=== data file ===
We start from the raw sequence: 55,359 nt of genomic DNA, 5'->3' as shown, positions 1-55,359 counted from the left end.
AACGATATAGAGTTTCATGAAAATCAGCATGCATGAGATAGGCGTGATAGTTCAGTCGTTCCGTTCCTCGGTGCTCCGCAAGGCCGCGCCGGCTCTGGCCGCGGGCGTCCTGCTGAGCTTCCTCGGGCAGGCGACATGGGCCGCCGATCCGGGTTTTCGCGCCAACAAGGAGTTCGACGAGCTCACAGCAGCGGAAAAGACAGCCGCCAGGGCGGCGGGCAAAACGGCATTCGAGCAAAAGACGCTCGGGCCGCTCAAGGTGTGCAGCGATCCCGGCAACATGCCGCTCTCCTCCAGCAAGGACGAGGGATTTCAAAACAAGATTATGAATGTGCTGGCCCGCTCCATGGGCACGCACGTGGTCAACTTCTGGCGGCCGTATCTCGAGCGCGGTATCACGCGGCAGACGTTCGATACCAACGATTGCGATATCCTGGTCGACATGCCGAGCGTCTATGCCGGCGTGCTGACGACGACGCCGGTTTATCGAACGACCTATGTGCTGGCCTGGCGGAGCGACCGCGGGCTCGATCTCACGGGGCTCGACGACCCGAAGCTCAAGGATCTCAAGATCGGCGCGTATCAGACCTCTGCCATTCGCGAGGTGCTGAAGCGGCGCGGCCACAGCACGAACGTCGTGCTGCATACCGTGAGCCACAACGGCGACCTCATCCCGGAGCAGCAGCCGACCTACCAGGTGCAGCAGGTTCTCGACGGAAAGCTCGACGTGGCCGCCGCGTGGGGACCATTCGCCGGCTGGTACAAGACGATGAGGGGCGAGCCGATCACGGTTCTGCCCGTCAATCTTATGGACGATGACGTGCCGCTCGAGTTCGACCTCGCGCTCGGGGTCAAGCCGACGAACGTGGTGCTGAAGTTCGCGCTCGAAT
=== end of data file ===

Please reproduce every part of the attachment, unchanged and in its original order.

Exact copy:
We start from the raw sequence: 55,359 nt of genomic DNA, 5'->3' as shown, positions 1-55,359 counted from the left end.
AACGATATAGAGTTTCATGAAAATCAGCATGCATGAGATAGGCGTGATAGTTCAGTCGTTCCGTTCCTCGGTGCTCCGCAAGGCCGCGCCGGCTCTGGCCGCGGGCGTCCTGCTGAGCTTCCTCGGGCAGGCGACATGGGCCGCCGATCCGGGTTTTCGCGCCAACAAGGAGTTCGACGAGCTCACAGCAGCGGAAAAGACAGCCGCCAGGGCGGCGGGCAAAACGGCATTCGAGCAAAAGACGCTCGGGCCGCTCAAGGTGTGCAGCGATCCCGGCAACATGCCGCTCTCCTCCAGCAAGGACGAGGGATTTCAAAACAAGATTATGAATGTGCTGGCCCGCTCCATGGGCACGCACGTGGTCAACTTCTGGCGGCCGTATCTCGAGCGCGGTATCACGCGGCAGACGTTCGATACCAACGATTGCGATATCCTGGTCGACATGCCGAGCGTCTATGCCGGCGTGCTGACGACGACGCCGGTTTATCGAACGACCTATGTGCTGGCCTGGCGGAGCGACCGCGGGCTCGATCTCACGGGGCTCGACGACCCGAAGCTCAAGGATCTCAAGATCGGCGCGTATCAGACCTCTGCCATTCGCGAGGTGCTGAAGCGGCGCGGCCACAGCACGAACGTCGTGCTGCATACCGTGAGCCACAACGGCGACCTCATCCCGGAGCAGCAGCCGACCTACCAGGTGCAGCAGGTTCTCGACGGAAAGCTCGACGTGGCCGCCGCGTGGGGACCATTCGCCGGCTGGTACAAGACGATGAGGGGCGAGCCGATCACGGTTCTGCCCGTCAATCTTATGGACGATGACGTGCCGCTCGAGTTCGACCTCGCGCTCGGGGTCAAGCCGACGAACGTGGTGCTGAAGTTCGCGCTCGAAT